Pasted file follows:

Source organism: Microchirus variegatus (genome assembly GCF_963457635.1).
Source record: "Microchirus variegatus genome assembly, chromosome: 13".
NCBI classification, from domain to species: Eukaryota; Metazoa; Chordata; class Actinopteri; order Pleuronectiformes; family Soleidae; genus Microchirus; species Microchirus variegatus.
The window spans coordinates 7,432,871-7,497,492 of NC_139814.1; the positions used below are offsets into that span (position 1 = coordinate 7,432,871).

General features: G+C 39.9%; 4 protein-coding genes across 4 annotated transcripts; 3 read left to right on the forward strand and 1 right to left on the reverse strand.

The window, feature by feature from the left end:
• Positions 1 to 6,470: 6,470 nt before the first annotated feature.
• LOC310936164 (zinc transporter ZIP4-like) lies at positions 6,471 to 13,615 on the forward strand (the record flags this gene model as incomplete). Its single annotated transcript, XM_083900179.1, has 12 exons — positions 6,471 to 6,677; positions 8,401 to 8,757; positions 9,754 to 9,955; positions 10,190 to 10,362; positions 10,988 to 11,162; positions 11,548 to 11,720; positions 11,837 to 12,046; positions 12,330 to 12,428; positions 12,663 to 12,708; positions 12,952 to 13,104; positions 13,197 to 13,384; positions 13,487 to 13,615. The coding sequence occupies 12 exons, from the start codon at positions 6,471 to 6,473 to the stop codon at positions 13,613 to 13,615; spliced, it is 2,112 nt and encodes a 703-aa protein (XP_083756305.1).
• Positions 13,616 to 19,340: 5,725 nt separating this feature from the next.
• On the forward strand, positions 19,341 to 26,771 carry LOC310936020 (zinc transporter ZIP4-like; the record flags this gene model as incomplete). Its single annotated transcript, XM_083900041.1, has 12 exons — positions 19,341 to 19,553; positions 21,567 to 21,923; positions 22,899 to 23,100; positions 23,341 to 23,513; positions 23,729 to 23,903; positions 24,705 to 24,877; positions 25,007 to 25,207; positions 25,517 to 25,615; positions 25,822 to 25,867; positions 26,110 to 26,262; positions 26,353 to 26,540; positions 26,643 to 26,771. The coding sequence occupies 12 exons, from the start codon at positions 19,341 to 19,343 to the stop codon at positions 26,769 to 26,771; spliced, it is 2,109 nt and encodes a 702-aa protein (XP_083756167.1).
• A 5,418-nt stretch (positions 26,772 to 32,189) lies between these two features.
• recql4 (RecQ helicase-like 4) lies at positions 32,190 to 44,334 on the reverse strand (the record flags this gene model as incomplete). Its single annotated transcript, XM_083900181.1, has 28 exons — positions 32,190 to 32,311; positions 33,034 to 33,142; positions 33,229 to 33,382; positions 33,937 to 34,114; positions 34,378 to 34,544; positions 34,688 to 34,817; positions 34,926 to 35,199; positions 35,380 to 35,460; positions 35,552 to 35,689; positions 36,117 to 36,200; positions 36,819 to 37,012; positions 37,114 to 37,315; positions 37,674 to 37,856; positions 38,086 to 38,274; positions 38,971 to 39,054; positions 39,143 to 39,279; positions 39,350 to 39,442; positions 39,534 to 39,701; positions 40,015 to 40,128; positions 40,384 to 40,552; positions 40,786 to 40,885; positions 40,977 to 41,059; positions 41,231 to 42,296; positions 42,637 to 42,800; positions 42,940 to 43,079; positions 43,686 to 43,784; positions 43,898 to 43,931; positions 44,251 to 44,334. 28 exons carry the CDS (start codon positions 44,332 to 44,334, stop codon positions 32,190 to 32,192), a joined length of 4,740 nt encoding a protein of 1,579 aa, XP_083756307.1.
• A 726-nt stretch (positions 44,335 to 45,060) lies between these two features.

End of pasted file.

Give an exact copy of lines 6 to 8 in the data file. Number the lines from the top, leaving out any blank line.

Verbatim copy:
The window, feature by feature from the left end:
• Positions 1 to 6,470: 6,470 nt before the first annotated feature.
• LOC310936164 (zinc transporter ZIP4-like) lies at positions 6,471 to 13,615 on the forward strand (the record flags this gene model as incomplete). Its single annotated transcript, XM_083900179.1, has 12 exons — positions 6,471 to 6,677; positions 8,401 to 8,757; positions 9,754 to 9,955; positions 10,190 to 10,362; positions 10,988 to 11,162; positions 11,548 to 11,720; positions 11,837 to 12,046; positions 12,330 to 12,428; positions 12,663 to 12,708; positions 12,952 to 13,104; positions 13,197 to 13,384; positions 13,487 to 13,615. The coding sequence occupies 12 exons, from the start codon at positions 6,471 to 6,473 to the stop codon at positions 13,613 to 13,615; spliced, it is 2,112 nt and encodes a 703-aa protein (XP_083756305.1).